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AHDB: Extreme storage losses for Britain potato stocks

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Staff writer ▼ | March 22, 2016
The UK potato industry cannot continue to stand the storage losses it’s seen this season.
Britain potato
Potato   Around 1.9 million tonnes still being held in store
"We need early adopters of best practice on board,” said Simon Alexander, Norfolk-based potato consultant, calling the industry to action at the annual AHDB Potatoes’ Storage Forum.

In a difficult 2015/2016 storage season, Agriculture and Horticulture Development Board's (AHDB) event, hosted by Sutton Bridge Crop Storage Research (SBCSR) at the start of March, brought timely encouragement to address industry concerns.

Elaborating on his personal experience in the Norfolk area, Simon Alexander reported, “It’s hard to say, but the worst losses I have had due to rots could probably add up to 10-15%, with the primary villains being the high temperature and high ambient humidity leading to a protracted drying period.

“The ideal is to have the crops dried within 3 weeks, but we were seeing 4 and even 5 week drying periods at the outset. And the subsequent lack of cool, and most importantly dry, air over the winter months limited our opportunities as store managers to dry out the crops without then hitting dew point.”

“We received pre-Christmas reports from the worst hit stores of crop breakdowns to such an extent that some stores had to be unloaded,” added Adrian Cunnington, head of SBCSR.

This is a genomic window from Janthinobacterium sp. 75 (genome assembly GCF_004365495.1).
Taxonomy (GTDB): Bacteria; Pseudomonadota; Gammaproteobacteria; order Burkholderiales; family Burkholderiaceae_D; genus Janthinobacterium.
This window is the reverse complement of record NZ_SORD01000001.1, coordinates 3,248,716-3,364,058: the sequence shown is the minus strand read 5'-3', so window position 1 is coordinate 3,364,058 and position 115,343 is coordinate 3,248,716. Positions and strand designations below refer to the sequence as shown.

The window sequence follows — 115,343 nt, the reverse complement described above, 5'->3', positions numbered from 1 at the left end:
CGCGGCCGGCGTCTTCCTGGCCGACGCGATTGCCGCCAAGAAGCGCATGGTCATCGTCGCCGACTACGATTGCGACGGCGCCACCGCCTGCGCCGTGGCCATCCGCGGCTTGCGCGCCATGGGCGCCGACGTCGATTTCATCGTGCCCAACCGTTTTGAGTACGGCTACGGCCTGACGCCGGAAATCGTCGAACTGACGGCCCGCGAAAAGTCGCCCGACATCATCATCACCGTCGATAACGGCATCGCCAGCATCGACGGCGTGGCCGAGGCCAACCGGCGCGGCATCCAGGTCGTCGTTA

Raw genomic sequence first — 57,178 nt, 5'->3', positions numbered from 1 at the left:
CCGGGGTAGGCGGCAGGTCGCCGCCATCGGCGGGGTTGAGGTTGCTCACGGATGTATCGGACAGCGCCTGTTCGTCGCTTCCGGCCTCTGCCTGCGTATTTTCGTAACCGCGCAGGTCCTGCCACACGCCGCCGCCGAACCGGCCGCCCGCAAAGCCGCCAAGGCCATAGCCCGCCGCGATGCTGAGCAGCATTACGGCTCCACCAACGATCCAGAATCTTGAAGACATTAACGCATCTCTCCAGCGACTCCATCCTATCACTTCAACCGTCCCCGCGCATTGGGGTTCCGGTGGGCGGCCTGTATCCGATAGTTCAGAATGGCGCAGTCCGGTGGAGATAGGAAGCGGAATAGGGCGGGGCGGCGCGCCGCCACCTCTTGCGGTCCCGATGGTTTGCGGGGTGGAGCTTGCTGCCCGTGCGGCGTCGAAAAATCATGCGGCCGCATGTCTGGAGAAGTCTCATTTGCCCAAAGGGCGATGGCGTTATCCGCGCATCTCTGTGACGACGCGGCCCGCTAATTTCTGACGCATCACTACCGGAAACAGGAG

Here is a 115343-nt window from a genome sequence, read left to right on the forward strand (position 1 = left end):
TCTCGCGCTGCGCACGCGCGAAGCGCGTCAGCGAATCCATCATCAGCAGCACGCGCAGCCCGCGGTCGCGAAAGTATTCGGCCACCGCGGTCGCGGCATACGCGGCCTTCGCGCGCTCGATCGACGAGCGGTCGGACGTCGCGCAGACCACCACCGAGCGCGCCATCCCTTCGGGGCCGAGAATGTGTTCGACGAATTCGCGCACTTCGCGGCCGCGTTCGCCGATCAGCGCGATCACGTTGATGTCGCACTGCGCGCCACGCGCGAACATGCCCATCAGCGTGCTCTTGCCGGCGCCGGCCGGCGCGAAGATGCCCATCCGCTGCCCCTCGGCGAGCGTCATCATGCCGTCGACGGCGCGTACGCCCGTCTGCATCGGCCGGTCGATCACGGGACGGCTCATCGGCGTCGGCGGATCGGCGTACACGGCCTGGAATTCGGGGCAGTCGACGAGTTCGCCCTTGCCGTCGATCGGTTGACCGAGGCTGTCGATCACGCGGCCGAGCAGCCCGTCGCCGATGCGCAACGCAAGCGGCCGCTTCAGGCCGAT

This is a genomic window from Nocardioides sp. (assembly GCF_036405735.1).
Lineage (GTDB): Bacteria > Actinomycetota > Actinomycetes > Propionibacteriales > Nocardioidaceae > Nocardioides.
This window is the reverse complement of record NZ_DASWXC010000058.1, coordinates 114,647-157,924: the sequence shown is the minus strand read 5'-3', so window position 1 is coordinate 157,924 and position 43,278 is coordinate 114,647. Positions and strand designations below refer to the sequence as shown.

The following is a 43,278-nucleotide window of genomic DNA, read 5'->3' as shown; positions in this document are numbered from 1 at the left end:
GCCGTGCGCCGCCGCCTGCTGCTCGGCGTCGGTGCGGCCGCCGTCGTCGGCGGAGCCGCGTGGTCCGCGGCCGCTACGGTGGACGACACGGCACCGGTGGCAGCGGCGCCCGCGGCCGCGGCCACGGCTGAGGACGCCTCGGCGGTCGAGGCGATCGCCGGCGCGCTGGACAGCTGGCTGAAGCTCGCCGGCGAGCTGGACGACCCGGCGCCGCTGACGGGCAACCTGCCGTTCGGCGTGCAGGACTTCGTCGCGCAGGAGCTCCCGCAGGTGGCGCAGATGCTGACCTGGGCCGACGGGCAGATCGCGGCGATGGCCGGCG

“However with AHDB’s stocks survey averages showing around 1.9 million tonnes still being held in store at the end of January, expert store management is still a critical area for attention.

“Dealing with the consequences of the mild, external, over-winter climatic conditions in store is now the reality for many growers.”

Delegates were segmented into small group workshops on rots, directed to enabling store managers to identify and assess threats, keep tuber quality consistent and ultimately reduce waste and losses.

“It was interesting to hear what others recommended in difficult circumstances,” concluded Richard Wilson of R S Cockerill, York.

“Ideas such as utilisation of industrial dehumidifying units and, in some cases, a real commercial advantage of manual over automatic store control to maintain a sound, dry crop.”

Summarising the outcomes of the multiple groups, Cunnington added, “The consensus from the forum workshops was to concentrate effort into ventilating any ‘wet’ areas of the store using all the tools available to limit spread.

“However, established bacterial rots in crops at processing storage temperatures will usually gather momentum over time, so there also needs to be some recognition that storage life is likely to be limited.”


 

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